Introduction to Inverses and Radical Functions


By the end of this lesson, you will be able to:

  • Find the inverse of a polynomial function.
  • Restrict the domain to find the inverse of a polynomial function.
Gravel in the shape of a cone.

Figure 1

A mound of gravel is in the shape of a cone with the height equal to twice the radius.

The volume is found using a formula from elementary geometry.

[latex]\begin{cases}V=\frac{1}{3}\pi {r}^{2}h\hfill \\ \text{ }=\frac{1}{3}\pi {r}^{2}\left(2r\right)\hfill \\ \text{ }=\frac{2}{3}\pi {r}^{3}\hfill \end{cases}\\[/latex]

We have written the volume V in terms of the radius r. However, in some cases, we may start out with the volume and want to find the radius. For example: A customer purchases 100 cubic feet of gravel to construct a cone shape mound with a height twice the radius. What are the radius and height of the new cone? To answer this question, we use the formula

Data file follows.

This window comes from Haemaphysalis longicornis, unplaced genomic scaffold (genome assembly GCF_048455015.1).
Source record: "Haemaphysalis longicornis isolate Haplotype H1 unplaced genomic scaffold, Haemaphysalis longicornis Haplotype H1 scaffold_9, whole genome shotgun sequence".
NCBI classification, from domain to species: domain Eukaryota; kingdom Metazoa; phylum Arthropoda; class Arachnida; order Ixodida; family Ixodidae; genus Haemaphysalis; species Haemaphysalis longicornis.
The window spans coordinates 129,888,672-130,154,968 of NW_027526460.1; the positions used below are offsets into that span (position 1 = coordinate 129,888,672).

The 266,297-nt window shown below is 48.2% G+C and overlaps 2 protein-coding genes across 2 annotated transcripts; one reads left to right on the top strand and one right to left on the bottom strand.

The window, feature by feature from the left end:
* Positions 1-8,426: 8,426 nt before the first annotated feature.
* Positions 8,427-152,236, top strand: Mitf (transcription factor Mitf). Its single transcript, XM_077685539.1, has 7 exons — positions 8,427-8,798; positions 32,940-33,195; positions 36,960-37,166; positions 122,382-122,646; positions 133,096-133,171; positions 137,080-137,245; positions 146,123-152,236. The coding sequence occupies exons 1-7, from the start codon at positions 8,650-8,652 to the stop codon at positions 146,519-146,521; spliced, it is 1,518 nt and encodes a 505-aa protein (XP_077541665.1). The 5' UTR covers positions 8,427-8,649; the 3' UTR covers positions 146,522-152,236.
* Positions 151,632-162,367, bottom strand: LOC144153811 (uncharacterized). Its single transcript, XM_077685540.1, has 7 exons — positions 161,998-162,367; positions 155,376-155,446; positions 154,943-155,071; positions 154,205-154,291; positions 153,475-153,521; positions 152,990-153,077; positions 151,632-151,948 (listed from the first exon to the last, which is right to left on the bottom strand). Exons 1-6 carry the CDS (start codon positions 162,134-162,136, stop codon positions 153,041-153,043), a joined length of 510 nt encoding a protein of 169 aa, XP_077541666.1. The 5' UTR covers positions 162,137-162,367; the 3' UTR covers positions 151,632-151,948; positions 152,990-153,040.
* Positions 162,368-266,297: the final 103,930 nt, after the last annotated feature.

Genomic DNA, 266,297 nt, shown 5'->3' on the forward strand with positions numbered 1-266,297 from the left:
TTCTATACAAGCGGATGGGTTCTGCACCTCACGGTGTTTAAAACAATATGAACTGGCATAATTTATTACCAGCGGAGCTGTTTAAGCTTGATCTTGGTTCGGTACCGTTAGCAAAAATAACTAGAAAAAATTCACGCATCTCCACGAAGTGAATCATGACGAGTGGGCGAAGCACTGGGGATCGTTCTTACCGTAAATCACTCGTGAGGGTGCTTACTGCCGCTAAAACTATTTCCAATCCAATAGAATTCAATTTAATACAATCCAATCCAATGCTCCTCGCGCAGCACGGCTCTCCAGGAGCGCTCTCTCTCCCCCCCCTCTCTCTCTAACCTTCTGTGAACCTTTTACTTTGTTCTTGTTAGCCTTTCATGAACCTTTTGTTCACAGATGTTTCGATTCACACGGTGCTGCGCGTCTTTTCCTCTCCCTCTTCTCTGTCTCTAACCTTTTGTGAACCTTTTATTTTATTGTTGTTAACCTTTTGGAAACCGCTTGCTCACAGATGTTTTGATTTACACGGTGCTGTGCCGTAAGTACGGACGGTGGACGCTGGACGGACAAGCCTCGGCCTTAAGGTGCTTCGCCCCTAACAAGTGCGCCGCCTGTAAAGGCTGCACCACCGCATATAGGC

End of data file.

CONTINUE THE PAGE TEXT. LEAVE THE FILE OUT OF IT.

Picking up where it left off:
[latex]r=\sqrt[3]{\frac{3V}{2\pi }\\}[/latex]

This function is the inverse of the formula for V in terms of r.

In this section, we will explore the inverses of polynomial and rational functions and in particular the radical functions we encounter in the process.